We’ve certainly had some lessons learned in our camper van this year. It’s been exactly a full year since we set out from Austin for our first loop around the U.S. We managed to make it to 43 states and Eastern Canada in 2017 and along the way we’ve been through quite a bit with our home on wheels.
In the first post about our Ford Transit Connect camper conversion, I explained how we completed our van build. This post continues with reflection about some of the most vital lessons learned on the road thus far. We’ve been making some constant upgrades to our camping gear and have figured out some other ways to make our travels a little smoother.
Prepare for All Types of Weather
This past year, we have braved hail storms, crazy winds, snowstorms, lightning storms, brush fires, and a lot of weather that we just didn’t expect.
Looking at almanacs can be a great way to get an “idea” of what the weather might do, but Mother Nature always surprises. A few months ago, I started using the NOAA radar app and it’s proven to be very accurate at showing real-time weather patterns; this handy app has completely dictated our driving routes in some cases. It’s also great to check before bed in case rain is likely to come overnight and we need to keep the windows up.
Having said that, there are just some climates that are impossible to predict. For instance, we recently got caught up in a sudden snowstorm in the Colorado Rockies and, luckily, ended up driving behind a plow truck through the mountains on route 70. I don’t know how we would have made it though otherwise and we’ve picked up some snow chains to keep inside just in case.
Adapt to the Current Temperature
This applies to the clothing we wear as well as the furnishings in the van. We started out with just a blanket but now have a three-part setup for sleeping: a comforter cover we use alone when its roughly 75-degrees and warmer (basically a sheet), a down comforter to put inside when it gets below 50-degrees, and a sleeping bag stored in our cargo box for when it dips into the 40s. We’ve also got some travel hand warmers and spare winter clothes in our cargo box that we’ll dive into when it gets below 35-degrees or so.
Part of the disadvantage of our light setup is we really can’t handle summer heat (>80 degrees F) too well. So besides our two little fans inside we are at the mercy of the heat. We made it through a few hot summer nights last year but now simply try to avoid the summer heat by choosing a travel route accordingly.
Have a Bug Management Plan
There are bugs everywhere and they seem to have a special knack for notifying all their friends when they happen upon our van. We use some magnetic window screens on the hotter summer nights and they do a great job of keeping bugs out while letting air in.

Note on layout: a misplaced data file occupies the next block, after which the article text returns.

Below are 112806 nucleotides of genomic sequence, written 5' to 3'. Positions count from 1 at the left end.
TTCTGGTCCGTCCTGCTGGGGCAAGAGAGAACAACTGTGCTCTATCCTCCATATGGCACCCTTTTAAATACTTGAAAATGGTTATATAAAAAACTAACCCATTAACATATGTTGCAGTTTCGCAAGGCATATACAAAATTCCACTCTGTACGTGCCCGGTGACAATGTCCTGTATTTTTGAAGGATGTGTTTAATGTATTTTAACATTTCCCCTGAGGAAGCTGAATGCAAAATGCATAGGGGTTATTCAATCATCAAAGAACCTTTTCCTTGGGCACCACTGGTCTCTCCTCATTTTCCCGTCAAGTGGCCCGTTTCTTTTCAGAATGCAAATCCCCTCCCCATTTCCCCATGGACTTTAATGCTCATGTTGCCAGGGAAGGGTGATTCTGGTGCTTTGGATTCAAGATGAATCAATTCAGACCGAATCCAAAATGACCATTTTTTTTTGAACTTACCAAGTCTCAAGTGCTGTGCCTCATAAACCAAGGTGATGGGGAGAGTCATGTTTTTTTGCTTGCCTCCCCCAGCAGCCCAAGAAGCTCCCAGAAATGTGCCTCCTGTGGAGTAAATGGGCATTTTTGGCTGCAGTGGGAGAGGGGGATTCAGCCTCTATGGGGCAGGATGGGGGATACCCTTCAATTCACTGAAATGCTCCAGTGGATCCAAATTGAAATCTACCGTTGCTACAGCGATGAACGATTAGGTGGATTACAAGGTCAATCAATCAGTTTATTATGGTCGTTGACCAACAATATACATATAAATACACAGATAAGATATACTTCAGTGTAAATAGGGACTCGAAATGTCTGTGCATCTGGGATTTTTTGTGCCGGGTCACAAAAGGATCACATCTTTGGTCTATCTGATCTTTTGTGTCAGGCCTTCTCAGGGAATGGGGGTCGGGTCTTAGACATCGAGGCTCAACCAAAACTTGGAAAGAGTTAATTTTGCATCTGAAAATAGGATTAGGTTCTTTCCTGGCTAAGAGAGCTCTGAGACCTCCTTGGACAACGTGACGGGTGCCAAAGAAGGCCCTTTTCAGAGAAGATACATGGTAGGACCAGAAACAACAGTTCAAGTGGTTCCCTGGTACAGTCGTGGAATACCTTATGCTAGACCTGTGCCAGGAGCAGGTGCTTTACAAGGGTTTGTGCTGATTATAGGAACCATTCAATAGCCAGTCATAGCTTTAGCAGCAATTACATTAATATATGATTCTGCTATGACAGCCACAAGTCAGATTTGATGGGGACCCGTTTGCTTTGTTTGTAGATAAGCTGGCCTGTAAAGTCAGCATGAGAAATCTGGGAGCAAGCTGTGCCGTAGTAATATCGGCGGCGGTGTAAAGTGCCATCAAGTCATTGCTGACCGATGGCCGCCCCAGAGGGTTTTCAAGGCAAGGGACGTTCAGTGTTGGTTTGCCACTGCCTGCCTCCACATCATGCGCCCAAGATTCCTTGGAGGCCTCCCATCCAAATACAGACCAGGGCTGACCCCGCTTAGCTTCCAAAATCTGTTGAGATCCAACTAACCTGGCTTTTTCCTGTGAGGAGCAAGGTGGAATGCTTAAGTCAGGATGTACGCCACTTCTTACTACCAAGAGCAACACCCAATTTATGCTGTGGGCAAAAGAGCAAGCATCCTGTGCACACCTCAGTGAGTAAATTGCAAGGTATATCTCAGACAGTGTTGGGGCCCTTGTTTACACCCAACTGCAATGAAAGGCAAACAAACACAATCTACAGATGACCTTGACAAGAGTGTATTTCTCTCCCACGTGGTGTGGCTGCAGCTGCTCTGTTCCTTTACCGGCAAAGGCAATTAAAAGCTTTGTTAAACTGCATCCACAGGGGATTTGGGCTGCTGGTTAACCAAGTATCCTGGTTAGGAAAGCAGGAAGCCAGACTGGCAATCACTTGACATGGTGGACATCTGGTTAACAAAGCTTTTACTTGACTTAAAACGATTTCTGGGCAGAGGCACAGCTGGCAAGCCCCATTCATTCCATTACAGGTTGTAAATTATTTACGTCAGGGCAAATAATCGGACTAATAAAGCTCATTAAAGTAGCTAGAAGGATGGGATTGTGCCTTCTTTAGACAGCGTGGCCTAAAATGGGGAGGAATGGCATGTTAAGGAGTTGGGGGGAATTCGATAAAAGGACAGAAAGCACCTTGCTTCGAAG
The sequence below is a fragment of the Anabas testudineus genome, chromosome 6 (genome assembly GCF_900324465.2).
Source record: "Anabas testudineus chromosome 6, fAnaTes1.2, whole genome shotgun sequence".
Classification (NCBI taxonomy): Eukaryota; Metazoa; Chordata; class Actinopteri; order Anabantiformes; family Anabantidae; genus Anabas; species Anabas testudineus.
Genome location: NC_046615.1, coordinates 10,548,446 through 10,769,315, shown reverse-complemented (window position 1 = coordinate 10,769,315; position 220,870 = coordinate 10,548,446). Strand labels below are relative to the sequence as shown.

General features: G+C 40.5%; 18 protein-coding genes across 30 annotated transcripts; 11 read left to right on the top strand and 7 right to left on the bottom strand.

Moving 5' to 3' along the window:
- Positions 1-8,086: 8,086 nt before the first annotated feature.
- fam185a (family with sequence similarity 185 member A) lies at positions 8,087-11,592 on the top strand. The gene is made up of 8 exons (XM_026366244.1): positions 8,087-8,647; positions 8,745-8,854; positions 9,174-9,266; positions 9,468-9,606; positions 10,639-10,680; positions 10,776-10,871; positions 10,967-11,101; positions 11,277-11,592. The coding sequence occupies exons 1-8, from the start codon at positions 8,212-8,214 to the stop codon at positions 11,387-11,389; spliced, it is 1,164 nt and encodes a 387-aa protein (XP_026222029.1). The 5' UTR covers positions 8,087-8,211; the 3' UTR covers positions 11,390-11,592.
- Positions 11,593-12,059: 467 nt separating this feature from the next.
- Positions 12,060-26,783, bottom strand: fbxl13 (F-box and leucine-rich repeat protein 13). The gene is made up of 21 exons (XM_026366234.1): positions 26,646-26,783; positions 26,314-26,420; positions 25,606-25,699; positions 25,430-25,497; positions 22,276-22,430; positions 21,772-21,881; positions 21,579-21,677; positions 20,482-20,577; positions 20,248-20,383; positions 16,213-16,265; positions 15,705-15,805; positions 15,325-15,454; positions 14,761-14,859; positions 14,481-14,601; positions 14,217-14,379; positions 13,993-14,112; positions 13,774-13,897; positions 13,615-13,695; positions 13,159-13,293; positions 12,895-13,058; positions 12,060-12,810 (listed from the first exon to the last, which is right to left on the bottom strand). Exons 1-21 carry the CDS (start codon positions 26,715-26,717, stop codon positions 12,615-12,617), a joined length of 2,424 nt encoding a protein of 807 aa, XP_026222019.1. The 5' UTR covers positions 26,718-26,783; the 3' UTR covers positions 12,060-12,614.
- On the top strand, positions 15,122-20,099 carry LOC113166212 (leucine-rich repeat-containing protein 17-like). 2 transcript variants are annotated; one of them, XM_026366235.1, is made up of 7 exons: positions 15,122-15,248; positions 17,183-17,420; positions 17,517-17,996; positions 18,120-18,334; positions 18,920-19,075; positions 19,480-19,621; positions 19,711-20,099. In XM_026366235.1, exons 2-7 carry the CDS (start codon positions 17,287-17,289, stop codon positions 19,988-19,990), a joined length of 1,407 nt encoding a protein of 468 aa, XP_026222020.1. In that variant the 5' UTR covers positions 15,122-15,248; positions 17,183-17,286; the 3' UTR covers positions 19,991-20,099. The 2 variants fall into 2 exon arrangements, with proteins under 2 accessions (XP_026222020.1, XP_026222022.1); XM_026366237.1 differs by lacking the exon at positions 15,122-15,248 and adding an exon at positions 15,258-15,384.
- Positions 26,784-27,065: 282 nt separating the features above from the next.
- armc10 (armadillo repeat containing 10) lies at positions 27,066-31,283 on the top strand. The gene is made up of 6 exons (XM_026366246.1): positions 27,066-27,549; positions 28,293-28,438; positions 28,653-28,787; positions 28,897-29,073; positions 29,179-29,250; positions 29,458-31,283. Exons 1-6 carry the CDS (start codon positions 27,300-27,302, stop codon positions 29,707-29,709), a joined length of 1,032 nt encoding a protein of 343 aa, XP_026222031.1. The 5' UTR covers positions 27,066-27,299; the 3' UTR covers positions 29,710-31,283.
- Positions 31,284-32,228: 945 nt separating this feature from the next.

We also carry a couple cans of bug spray, added some citronella candles for our campsite, and are sure to dress appropriately when hiking to be aware of ticks, mosquitos, spiders, etc. We also give our van a thorough cleaning every month or so which keeps the inside tidy. Apart from bugs, there are also raccoons and bears wandering around in a lot of places, which means that keeping plenty of small trash bags on-hand and emptying our trash regularly is absolutely vital.
Downsize, Downsize, Downsize
Downsizing your actual RV or van can go a long way in making travel easier– it was also one of the main reasons why we chose such a small setup. But in order to do that and make the move from apartment to the van, we also needed to get rid of unnecessary possessions. I’ve wanted to do this for a long time and narrow down what I own to a very small list. Even though I haven’t gotten rid of all the non-essential I have gotten a lot closer.
Basically, if we don’t use something after a few months it’s got to go. There’s just no room in the van. So paring down as much as possible before hitting the road has been a huge help for us. At the end of the day, you can always pick something up if you really need it.
Keep Things Organized
There are a ton of great ideas out there for organizing a camper van and we tried to implement as many little tricks as we could to our small, livable space. We’re constantly tweaking where we keep things so they are most accessible at the right time. Knowing where they make moving from place to place easier as you don’t waste a ton of time looking for a screwdriver, the extra bottles of water, etc.
Be Mindful of Parking
Parking is much tougher for larger RVs and sprinters, which is why we ultimately selected the Ford Transit Connect. It can fit in any standard parking space which is great for flexibility, small size aside, we do run into issues in larger cities as our cargo box puts us well above 8-feet, meaning most parking structures are off-limits. That combined with the fact that parking fees can be a little steep in some areas for parking, working, and exploring for the day, we always try to look ahead at the parking situation ahead of time. Sometimes this leads to us making use of Lyft or local public transportation, instead of the van.
We’ve gotten pretty quick at researching our driving routes, booking accommodations, and planning our hikes and sightseeing along the way. What we usually do is pick the major stops for the next 3-6 months. In terms of destinations, we will generally stay for 1-3 weeks each. Then, we book those accommodations for the weeks and campgrounds on the weekends when camping.
After that, we fill in our weeks by checking out events in the towns we are in and plan day trips to the local parks in the area for hiking and sightseeing. This flexible schedule allowed us to keep up a full workload while making sure we have plenty of exploration time mapped out.
Its been an interesting ride this first year and we are both super excited about our second loop around North America. Let us know if you have any questions, and we’ll see you in the next post!